Excerpt from The Secret of Shambhala by James Redfield, plus links to reviews, author biography & more

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The Secret of Shambhala

In Search of the Eleventh Insight

by James Redfield

The Secret of Shambhala by James Redfield X
The Secret of Shambhala by James Redfield
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  • First Published:
    Nov 1999, 238 pages
    Paperback:
    Nov 2001, 238 pages

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The phone rang and I just stared at it. The last thing I needed now was another distraction. I tried to push it from my mind, gazing out the window at the trees and wildflowers, hoping to lose myself in the array of fall colors in the woods around my house. It rang again, and I got a vague but stirring image in my mind's eye of a person needing to talk with me. Quickly I reached over and answered it.

"Hello."

"It's Bill," a familiar voice said. Bill was an agronomy expert who had been helping me with my garden. He lived down the ridge only a few hundred yards.

"Listen, Bill, can I call you back later?" I said. "I've got this deadline."

"You haven't met my daughter, Natalie, yet, have you?"

"Excuse me?"

No reply.

"Bill?"

"Listen," he finally answered, "my daughter wants to talk with you. I think it might be important. I'm not quite sure how she knows, but she seems to be familiar with your work. She says she has some information about a place you'd be interested in. Some location in the north of Tibet? She says the people there have some important information."

"How old is she?" I asked.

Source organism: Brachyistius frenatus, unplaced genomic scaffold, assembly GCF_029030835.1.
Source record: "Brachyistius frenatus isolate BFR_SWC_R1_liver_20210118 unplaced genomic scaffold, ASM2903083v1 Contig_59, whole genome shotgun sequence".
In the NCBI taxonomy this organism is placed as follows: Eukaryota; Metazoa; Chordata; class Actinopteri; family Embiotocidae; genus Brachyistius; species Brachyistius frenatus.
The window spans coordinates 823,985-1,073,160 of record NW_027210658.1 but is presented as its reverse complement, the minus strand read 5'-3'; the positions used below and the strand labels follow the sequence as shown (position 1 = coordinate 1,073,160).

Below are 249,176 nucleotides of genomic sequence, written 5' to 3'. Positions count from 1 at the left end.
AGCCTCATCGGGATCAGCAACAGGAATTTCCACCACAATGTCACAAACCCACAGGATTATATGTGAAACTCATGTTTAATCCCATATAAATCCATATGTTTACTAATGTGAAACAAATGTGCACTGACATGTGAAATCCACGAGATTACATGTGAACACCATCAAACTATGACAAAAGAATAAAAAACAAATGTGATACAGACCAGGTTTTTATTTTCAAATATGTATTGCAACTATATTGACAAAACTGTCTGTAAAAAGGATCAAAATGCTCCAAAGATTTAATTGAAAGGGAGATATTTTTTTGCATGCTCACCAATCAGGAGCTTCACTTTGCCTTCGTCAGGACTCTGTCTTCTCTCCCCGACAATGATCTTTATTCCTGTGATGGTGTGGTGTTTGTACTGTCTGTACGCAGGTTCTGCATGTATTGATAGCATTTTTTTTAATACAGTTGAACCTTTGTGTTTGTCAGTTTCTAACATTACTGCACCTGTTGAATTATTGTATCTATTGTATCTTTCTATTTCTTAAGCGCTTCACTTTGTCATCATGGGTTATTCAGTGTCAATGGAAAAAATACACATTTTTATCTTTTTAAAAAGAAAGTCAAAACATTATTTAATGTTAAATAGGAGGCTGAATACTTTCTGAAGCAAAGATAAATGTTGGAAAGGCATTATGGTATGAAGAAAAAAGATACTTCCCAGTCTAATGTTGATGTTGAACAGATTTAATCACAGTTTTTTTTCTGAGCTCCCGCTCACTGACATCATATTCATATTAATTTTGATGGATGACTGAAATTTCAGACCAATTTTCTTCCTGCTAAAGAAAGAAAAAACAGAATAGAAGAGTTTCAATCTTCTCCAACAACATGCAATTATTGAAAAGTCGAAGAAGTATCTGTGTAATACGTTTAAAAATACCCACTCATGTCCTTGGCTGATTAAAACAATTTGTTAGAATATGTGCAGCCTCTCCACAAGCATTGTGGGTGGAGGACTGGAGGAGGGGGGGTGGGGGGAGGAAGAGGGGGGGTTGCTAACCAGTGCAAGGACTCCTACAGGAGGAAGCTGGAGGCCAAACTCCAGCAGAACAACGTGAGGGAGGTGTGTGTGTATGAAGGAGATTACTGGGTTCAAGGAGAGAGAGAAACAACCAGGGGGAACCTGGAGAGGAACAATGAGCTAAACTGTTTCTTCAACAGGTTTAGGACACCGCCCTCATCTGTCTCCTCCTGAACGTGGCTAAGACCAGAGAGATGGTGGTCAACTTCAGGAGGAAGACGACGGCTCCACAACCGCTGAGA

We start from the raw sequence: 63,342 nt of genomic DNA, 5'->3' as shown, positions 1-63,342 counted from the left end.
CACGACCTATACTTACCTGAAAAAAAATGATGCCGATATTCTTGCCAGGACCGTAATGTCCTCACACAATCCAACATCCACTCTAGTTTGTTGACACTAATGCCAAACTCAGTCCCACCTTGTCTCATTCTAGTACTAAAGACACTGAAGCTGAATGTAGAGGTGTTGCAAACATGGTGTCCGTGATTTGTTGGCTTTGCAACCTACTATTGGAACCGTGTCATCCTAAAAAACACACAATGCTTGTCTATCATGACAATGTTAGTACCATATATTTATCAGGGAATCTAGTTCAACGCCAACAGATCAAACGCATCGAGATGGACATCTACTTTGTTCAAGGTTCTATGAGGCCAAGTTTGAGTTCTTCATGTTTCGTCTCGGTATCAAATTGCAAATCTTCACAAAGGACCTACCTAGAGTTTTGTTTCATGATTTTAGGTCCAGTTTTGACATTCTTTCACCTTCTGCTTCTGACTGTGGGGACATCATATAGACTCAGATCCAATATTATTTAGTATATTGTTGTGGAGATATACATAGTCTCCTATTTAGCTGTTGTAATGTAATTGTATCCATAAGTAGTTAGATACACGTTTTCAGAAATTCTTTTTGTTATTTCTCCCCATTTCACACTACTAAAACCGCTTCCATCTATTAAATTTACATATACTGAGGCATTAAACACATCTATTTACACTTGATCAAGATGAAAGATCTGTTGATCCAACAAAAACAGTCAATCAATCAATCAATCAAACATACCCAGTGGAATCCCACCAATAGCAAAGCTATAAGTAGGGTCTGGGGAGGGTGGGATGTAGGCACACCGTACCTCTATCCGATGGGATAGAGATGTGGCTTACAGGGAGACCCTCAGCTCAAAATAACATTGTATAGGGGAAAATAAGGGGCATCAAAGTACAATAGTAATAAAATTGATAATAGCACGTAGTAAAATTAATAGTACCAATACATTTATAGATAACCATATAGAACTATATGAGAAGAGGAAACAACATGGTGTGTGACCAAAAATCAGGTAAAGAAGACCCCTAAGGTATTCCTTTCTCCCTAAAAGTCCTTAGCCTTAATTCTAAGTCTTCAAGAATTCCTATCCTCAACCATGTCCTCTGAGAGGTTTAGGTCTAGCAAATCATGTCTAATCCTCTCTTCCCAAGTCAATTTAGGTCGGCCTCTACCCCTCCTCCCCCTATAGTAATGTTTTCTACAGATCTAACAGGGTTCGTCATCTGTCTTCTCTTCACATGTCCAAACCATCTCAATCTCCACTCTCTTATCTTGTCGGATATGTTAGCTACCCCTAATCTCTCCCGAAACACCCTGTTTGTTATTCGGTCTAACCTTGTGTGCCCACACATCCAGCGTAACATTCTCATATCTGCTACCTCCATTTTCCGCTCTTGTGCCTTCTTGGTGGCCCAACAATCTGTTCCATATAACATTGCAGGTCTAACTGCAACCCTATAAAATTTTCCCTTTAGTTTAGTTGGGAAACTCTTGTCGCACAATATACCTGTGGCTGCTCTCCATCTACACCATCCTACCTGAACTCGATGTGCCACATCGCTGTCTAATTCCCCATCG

Bill chuckled on the other end of the line. "She's only fourteen, but she's been saying some really interesting things lately. She was hoping she could talk with you this afternoon, before her soccer game. Any chance?"

I started to put him off, but the earlier image expanded and started to become clear in my mind. It seemed to be of the young girl and me talking somewhere near the big spring just up from her house.

"Yeah, okay," I said. "How about two p.m.?"

"That's perfect," Bill said.

On the walk over I caught sight of a new house across the valley on the north ridge. That makes almost forty, I thought. All in the last two years. I knew the word was out about the beauty of this bowl-shaped valley, but I really wasn't worried that the place would become overcrowded or that the amazing natural vistas would be destroyed. Nestled right up next to a national forest, we were ten miles from the closest town--too far away for most people. And the family who owned this land and was now selling selected house sites on the outer ridges seemed determined to keep the serenity of the place unspoiled. Each house had to be low-slung and hidden amid the pines and sweet gums that defined the skyline.

What bothered me more was the preference for isolation exhibited by my neighbors. From what I could tell, most were characters of a sort, refugees from careers in various professions, who had carved out unique vocational niches that allowed them to now operate on flextime or travel on their own schedules as consultants--a freedom that was necessary if one was to live this far out in the wilderness.

The common bonds among all of us seemed to be a persistent idealism and the need to stretch our particular professions by an infusion of spiritual vision, all in the best Tenth Insight tradition. Yet almost everyone in this valley stayed to themselves, content to focus on their diverse fields without much attention to community or the need to build on our common vision. This was especially true among those of different religious persuasions. For some reason, the valley had attracted people holding a wide range of beliefs, including Buddhism, Judaism, both Catholic and Protestant Christianity, and Islam. And while there was no hostility of any kind by one religious group toward another, there wasn't a feeling of affinity either.

The lack of community concerned me because there were signs that a few of our kids were displaying some of the same problems seen in suburbia: too much time alone, too much video, and too much regard for the slights and put-downs at school. I was beginning to be concerned that there wasn't enough family and community in their lives to push these peer problems into the background and keep them in proper perspective.

© 1999 by James Redfield. All rights reserved. Published with permission of the publisher, Warner Books.

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